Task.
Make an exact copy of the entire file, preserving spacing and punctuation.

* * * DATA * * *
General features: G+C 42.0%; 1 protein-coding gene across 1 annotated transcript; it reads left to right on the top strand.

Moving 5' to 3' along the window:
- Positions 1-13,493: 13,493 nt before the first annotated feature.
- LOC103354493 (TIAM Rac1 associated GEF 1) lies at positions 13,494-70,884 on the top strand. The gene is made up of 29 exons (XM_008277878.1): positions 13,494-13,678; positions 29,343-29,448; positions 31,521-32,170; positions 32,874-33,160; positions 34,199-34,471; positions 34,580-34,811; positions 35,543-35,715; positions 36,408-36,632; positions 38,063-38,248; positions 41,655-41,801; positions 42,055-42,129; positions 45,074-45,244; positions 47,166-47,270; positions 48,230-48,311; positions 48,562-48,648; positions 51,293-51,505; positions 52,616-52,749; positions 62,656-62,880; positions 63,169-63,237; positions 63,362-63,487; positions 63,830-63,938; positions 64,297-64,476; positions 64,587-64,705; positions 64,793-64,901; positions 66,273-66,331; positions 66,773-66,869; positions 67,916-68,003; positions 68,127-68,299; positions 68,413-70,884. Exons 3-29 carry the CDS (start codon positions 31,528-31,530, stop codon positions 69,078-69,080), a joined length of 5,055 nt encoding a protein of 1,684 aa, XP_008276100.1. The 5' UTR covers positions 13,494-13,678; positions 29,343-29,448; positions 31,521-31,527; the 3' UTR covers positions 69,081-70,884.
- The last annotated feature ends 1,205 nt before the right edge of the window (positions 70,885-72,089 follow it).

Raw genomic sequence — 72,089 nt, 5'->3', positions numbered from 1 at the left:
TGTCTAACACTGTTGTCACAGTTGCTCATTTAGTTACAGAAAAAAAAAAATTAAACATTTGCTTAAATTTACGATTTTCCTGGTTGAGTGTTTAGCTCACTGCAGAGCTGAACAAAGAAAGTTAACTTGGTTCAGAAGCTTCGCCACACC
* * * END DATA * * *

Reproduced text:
General features: G+C 42.0%; 1 protein-coding gene across 1 annotated transcript; it reads left to right on the top strand.

Moving 5' to 3' along the window:
- Positions 1-13,493: 13,493 nt before the first annotated feature.
- LOC103354493 (TIAM Rac1 associated GEF 1) lies at positions 13,494-70,884 on the top strand. The gene is made up of 29 exons (XM_008277878.1): positions 13,494-13,678; positions 29,343-29,448; positions 31,521-32,170; positions 32,874-33,160; positions 34,199-34,471; positions 34,580-34,811; positions 35,543-35,715; positions 36,408-36,632; positions 38,063-38,248; positions 41,655-41,801; positions 42,055-42,129; positions 45,074-45,244; positions 47,166-47,270; positions 48,230-48,311; positions 48,562-48,648; positions 51,293-51,505; positions 52,616-52,749; positions 62,656-62,880; positions 63,169-63,237; positions 63,362-63,487; positions 63,830-63,938; positions 64,297-64,476; positions 64,587-64,705; positions 64,793-64,901; positions 66,273-66,331; positions 66,773-66,869; positions 67,916-68,003; positions 68,127-68,299; positions 68,413-70,884. Exons 3-29 carry the CDS (start codon positions 31,528-31,530, stop codon positions 69,078-69,080), a joined length of 5,055 nt encoding a protein of 1,684 aa, XP_008276100.1. The 5' UTR covers positions 13,494-13,678; positions 29,343-29,448; positions 31,521-31,527; the 3' UTR covers positions 69,081-70,884.
- The last annotated feature ends 1,205 nt before the right edge of the window (positions 70,885-72,089 follow it).

Raw genomic sequence — 72,089 nt, 5'->3', positions numbered from 1 at the left:
TGTCTAACACTGTTGTCACAGTTGCTCATTTAGTTACAGAAAAAAAAAAATTAAACATTTGCTTAAATTTACGATTTTCCTGGTTGAGTGTTTAGCTCACTGCAGAGCTGAACAAAGAAAGTTAACTTGGTTCAGAAGCTTCGCCACACC